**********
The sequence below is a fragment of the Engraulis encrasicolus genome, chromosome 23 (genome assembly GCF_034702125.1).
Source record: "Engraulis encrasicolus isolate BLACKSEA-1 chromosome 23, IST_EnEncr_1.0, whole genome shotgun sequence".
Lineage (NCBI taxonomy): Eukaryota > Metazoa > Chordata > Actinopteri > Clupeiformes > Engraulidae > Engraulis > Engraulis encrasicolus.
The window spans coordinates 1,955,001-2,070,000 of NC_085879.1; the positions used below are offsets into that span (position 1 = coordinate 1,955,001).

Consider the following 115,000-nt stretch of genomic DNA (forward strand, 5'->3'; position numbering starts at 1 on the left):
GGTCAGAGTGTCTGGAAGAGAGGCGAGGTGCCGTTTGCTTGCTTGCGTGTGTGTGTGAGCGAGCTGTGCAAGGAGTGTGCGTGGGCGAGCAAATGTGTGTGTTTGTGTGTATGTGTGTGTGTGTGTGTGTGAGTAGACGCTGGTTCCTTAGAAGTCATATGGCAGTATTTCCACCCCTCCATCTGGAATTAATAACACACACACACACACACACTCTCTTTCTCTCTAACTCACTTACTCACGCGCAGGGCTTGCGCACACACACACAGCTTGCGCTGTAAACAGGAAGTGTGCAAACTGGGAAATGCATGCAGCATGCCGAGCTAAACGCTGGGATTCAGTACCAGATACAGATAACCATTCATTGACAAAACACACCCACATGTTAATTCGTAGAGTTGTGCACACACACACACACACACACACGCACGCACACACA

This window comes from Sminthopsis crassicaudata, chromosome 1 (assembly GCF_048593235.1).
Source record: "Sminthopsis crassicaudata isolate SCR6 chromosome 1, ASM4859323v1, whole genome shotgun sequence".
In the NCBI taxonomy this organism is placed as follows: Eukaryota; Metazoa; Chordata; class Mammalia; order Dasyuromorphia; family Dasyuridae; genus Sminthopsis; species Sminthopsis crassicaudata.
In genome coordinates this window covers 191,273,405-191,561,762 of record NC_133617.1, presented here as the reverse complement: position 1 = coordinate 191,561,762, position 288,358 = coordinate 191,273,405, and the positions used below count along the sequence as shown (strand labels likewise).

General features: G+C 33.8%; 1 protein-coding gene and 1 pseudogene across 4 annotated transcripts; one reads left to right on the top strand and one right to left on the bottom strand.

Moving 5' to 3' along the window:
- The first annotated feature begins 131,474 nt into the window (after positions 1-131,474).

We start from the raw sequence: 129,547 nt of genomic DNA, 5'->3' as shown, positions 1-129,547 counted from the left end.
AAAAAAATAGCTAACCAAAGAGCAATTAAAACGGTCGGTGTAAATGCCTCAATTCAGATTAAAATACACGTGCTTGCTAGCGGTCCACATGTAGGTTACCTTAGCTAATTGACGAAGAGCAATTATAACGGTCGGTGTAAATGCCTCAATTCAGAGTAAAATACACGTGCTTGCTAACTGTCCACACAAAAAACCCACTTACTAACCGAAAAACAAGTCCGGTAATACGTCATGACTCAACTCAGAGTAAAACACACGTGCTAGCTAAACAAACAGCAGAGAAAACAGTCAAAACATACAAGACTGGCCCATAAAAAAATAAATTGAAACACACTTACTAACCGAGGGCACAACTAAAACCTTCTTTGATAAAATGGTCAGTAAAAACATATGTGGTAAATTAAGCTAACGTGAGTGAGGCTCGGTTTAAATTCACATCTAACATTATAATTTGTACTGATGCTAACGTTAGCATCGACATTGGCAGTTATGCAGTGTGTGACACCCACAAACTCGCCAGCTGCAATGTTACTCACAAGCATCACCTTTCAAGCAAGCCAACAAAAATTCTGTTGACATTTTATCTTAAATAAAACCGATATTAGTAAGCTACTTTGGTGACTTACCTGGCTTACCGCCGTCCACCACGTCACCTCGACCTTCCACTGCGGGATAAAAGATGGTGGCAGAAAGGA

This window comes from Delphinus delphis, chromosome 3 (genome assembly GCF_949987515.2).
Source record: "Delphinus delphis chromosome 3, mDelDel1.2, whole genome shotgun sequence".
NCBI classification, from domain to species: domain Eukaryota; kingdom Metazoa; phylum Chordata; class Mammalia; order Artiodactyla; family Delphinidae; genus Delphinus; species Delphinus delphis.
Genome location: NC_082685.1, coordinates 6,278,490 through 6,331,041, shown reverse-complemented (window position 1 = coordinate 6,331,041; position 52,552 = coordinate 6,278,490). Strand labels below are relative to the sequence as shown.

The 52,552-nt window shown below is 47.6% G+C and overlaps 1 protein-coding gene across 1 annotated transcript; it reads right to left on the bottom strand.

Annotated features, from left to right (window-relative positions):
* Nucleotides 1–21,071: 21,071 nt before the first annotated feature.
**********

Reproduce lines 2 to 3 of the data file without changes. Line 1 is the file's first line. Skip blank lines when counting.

Source record: "Engraulis encrasicolus isolate BLACKSEA-1 chromosome 23, IST_EnEncr_1.0, whole genome shotgun sequence".
Lineage (NCBI taxonomy): Eukaryota > Metazoa > Chordata > Actinopteri > Clupeiformes > Engraulidae > Engraulis > Engraulis encrasicolus.